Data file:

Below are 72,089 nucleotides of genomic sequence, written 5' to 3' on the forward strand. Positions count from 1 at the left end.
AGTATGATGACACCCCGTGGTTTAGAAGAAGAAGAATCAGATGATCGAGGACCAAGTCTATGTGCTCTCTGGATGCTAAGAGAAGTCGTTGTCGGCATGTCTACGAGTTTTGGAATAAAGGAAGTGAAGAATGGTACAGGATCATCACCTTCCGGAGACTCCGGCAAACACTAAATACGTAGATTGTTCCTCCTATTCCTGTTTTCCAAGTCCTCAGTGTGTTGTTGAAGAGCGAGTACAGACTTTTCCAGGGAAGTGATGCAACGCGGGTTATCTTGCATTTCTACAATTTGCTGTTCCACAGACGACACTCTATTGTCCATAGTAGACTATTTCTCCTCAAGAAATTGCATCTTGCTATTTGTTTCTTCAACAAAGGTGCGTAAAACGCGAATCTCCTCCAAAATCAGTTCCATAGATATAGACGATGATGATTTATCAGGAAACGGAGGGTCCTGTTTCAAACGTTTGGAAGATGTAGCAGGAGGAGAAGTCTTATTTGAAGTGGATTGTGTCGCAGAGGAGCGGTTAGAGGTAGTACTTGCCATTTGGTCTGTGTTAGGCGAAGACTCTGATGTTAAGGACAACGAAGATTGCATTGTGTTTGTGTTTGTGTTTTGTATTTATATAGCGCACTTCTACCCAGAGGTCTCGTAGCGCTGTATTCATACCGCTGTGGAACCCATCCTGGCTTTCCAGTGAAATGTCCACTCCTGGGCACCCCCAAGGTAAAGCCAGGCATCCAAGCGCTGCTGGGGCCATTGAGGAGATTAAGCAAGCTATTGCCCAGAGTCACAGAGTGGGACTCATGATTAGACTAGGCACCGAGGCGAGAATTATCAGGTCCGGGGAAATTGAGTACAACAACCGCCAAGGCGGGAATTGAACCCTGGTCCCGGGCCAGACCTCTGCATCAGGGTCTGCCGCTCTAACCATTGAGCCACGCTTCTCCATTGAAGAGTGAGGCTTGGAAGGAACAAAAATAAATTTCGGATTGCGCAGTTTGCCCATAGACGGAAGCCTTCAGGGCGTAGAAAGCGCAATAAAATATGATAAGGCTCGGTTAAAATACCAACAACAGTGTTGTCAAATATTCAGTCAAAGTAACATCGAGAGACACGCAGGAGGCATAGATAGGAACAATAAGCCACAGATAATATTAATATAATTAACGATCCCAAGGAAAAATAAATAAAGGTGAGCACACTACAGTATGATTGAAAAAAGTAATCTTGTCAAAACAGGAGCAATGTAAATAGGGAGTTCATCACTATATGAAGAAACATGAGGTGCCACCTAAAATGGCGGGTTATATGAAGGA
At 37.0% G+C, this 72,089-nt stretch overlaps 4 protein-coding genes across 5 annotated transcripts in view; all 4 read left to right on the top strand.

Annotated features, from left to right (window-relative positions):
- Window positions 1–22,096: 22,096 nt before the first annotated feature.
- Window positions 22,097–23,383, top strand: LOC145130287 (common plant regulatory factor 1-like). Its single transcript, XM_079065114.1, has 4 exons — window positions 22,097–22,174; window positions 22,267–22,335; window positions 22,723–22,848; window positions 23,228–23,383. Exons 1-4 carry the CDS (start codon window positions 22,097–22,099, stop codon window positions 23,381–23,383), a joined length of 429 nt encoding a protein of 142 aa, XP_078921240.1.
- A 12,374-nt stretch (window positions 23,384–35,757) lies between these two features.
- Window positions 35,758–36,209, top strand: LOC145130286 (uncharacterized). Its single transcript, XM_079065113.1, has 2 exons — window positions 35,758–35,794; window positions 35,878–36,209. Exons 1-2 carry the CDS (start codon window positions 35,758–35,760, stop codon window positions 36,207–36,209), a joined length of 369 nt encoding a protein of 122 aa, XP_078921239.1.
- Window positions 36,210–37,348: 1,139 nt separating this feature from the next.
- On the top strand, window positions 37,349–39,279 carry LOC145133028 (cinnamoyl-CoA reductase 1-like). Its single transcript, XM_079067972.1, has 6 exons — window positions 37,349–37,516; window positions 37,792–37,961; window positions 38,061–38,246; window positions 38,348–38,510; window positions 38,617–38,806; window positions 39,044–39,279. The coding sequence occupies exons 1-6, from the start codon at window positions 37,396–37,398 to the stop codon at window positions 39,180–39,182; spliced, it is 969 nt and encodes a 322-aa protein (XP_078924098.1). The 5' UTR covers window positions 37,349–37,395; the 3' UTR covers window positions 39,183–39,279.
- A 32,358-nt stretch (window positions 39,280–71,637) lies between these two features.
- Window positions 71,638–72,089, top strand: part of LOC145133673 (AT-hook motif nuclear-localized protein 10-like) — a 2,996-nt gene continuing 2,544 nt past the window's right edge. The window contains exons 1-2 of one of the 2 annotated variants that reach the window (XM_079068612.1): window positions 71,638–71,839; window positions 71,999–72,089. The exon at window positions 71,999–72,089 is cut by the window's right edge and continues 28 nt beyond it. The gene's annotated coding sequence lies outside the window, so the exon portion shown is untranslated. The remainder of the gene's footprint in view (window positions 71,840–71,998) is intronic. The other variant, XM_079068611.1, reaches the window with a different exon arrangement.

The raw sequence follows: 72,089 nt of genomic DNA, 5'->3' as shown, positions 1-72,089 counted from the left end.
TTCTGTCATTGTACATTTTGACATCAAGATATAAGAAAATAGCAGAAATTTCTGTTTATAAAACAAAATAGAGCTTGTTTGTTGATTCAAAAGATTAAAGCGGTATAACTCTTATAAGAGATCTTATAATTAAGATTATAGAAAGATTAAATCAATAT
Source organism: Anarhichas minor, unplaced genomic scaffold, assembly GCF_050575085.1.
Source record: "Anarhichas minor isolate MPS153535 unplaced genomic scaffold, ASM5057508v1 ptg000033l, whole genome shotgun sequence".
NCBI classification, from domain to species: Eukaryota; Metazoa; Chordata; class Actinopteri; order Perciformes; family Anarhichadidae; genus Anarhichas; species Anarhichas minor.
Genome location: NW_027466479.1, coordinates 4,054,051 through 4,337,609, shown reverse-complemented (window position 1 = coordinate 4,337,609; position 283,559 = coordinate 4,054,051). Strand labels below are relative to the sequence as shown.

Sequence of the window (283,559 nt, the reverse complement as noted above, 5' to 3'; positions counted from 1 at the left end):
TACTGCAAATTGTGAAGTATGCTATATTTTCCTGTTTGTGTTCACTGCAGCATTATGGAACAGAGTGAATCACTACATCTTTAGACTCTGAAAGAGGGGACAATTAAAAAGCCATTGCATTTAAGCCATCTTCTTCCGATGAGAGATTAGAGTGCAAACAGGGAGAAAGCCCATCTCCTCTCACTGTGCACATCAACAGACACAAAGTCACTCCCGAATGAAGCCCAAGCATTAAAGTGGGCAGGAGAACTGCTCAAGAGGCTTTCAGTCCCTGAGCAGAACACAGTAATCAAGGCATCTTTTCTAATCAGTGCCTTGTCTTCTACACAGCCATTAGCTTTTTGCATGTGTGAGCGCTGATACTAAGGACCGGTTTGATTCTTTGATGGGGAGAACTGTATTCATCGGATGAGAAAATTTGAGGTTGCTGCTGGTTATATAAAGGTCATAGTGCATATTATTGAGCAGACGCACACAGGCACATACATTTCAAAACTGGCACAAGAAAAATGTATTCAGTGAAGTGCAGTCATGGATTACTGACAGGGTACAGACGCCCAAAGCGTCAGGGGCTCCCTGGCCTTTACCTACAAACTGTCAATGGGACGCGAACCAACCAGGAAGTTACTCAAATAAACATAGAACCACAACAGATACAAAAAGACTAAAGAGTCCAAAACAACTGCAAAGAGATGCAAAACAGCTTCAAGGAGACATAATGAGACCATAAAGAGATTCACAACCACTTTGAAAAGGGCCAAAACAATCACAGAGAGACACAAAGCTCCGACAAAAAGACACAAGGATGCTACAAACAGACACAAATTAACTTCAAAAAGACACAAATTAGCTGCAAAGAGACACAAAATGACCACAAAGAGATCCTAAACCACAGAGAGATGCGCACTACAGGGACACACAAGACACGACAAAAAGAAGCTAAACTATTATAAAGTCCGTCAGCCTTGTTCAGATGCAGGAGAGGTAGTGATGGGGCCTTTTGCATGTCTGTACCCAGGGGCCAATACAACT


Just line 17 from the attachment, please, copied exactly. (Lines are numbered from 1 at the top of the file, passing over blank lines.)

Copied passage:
NCBI classification, from domain to species: Eukaryota; Metazoa; Chordata; class Actinopteri; order Perciformes; family Anarhichadidae; genus Anarhichas; species Anarhichas minor.